A few of the stories are SF, such as Paul Berger's "The Muse of Empires Lost," in which stranger arrives in a small outpost of a once far-flung galactic empire and discovers a young girl who shares his destructive power to control others' minds. Interesting world building, ambiguous characters, and a twist at the end make this one of the anthology's stronger pieces. As one might expect, however, most authors have chosen fantasy, in a wide variety of styles and settings. There are high fantasy tales set in imaginary worlds -- "The Rose War," K.D. Wentworth's lyrical account of the savage symbiosis between an army of sentient roses and the family that employs them; "The Last Day of Rea," Ian McHugh's biting take on the corruption of empires and the unreliability of the historical record. Meghan McCarron's eerie "The Rider" uses a modern setting for a tale of a woman who may have been kidnapped in childhood to another world, or who may be mad. In "Cup and Table," the always engaging Tim Pratt creates characters and situations worthy of a graphic novel, for a story that turns on its deceptively simple final line. David J. Schwartz reinterprets Norse myth in "Five Hundred and Forty Doors," a twisted tale of Valhalla, while Jon Hansen creates a myth in "The Book of Ant," a faux-Biblical account of an insect prophet, from the insect's point of view.

Two stories deserve special mention. In Sandra McDonald's "Life Sentence," a murderer repeatedly re-lives his crime and the subsequent disintegration of his life, each time going back a little farther until, finally, he has made enough alternative choices to get things right. The premise is familiar, but strong writing and excellent characterization make it feel fresh, and though the narrative doubles back on itself over and over, it doesn't feel repetitive. It's a grimly effective study of bad decisions and thwarted hopes that ends, unexpectedly, on a note of optimism. In Benjamin Rosenbaum's "A Siege of Cranes," a man returns from a hunting trip to find his village destroyed and all its people gone, victims of a witch who eats souls and rides in a carriage composed of the body parts of her victims. Pursuing her blood trail, the man crosses strange lands and encounters stranger beings; when he finally confronts the witch, she proves to be both stranger and more familiar than he could have imagined. With striking images and restrained prose, Rosenbaum creates a narrative that feels like folklore, but isn't derivative of any particular tradition. Unlike a folk tale hero, the protagonist is complexly human, and his bittersweet memories of his wife and his grief for his murdered daughter are movingly portrayed. More than many in the collection, this piece fulfills the theme of epic, with sparing but carefully chosen details that suggest, rather than define, a world of substantial depth and breadth.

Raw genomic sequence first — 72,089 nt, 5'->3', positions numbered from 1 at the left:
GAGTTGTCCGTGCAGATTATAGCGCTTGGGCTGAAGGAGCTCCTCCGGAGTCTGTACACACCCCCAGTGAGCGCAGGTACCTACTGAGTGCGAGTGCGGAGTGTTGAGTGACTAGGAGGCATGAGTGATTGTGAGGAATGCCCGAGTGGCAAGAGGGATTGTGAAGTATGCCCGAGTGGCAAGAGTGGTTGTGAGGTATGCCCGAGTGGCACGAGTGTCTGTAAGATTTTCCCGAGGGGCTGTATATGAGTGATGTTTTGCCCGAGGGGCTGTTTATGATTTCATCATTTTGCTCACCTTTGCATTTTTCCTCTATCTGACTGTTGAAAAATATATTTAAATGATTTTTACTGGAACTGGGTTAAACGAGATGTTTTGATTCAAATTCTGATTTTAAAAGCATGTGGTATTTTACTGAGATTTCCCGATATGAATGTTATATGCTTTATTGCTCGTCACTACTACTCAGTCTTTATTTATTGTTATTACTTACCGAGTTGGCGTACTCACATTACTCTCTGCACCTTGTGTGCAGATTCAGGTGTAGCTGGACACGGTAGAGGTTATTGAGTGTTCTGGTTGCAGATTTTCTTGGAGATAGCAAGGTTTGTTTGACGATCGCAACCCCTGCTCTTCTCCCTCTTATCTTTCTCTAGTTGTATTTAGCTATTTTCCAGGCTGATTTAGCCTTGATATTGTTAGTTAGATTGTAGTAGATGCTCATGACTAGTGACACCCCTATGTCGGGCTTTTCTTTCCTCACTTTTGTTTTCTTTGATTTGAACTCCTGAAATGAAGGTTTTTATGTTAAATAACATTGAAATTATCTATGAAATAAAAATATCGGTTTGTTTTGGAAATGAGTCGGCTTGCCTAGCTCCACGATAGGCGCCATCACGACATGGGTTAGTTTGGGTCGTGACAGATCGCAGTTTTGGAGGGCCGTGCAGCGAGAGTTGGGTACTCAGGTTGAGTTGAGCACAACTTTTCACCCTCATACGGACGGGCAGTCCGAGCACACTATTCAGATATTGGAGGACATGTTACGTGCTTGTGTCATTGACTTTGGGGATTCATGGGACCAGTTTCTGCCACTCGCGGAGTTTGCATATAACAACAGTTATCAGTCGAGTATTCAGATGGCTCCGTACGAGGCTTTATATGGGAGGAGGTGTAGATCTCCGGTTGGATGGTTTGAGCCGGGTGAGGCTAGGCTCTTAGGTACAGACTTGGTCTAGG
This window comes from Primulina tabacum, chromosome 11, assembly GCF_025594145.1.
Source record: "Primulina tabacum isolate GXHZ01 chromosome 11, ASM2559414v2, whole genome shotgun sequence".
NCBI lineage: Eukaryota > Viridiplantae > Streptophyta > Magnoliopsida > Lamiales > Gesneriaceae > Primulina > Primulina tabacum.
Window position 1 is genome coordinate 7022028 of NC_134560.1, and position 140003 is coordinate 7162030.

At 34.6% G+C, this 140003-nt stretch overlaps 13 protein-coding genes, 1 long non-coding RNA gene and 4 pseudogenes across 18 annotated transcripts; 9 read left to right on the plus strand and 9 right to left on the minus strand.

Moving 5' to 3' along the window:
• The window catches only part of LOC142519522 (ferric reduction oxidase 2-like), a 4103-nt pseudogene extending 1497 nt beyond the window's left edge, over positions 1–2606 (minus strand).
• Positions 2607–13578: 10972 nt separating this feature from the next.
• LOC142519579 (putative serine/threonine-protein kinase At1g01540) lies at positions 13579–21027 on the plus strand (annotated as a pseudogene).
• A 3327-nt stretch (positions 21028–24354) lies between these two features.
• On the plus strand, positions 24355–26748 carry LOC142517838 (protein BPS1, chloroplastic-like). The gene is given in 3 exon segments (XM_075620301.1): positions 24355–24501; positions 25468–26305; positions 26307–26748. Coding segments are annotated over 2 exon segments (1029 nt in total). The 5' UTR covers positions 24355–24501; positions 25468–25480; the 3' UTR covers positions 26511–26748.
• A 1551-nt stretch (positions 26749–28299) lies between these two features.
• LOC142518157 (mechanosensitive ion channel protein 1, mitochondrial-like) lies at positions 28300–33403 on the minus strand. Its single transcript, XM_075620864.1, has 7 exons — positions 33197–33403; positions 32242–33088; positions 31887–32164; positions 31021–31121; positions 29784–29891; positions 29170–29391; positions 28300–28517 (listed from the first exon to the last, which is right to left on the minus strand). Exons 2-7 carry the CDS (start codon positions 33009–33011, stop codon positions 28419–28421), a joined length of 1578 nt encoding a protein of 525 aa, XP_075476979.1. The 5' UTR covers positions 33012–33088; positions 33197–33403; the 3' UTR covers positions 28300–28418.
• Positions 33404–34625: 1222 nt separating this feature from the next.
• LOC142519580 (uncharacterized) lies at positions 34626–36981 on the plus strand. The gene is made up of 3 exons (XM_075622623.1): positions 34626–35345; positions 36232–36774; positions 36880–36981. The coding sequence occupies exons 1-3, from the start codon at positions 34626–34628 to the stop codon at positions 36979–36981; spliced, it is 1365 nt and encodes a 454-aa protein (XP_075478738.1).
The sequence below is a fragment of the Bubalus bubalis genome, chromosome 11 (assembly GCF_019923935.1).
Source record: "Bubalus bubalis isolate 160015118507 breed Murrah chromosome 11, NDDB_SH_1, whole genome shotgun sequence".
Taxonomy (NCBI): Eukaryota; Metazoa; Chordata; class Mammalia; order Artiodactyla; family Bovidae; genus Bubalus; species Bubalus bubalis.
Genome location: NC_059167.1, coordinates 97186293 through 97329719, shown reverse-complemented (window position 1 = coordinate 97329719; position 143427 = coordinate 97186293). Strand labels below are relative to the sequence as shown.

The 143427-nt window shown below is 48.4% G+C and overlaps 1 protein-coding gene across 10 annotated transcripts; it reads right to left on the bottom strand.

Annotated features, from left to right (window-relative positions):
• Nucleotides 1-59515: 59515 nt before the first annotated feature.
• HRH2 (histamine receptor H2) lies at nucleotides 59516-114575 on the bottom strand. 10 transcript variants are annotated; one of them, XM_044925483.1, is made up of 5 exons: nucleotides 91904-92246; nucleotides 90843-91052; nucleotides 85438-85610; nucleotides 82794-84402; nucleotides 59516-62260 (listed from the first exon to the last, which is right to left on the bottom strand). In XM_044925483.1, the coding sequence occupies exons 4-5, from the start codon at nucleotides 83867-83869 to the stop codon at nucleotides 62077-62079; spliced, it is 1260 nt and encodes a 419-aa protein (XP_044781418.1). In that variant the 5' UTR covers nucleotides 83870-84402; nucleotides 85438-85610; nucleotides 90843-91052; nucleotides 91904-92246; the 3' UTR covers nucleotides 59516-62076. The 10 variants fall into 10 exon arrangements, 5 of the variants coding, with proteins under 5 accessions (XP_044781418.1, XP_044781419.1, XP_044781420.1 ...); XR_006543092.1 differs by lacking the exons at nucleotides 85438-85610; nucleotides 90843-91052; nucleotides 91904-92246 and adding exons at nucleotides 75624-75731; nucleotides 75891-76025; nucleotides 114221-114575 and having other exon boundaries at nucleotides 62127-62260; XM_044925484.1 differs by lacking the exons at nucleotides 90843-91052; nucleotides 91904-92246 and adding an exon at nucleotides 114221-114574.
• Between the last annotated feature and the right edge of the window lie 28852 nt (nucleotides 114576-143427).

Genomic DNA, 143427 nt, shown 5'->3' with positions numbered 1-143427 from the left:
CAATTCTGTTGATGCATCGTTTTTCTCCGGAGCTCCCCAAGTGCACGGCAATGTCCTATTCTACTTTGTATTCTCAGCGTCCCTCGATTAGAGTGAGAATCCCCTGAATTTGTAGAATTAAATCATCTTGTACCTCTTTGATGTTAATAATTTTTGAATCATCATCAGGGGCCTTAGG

Twenty Epics concludes with an Index, an annoying conceit that takes up space that would have been better used for author bios (which don't appear anywhere in the book). All in all, this is an excellent anthology; I won't be surprised to see it on awards shortlists next year.

Copyright © 2006 Victoria Strauss

Victoria Strauss is a novelist, and a lifelong reader of fantasy and science fiction. Her most recent fantasy novel, The Awakened City, is available from HarperCollins Eos. For more information, visit her website.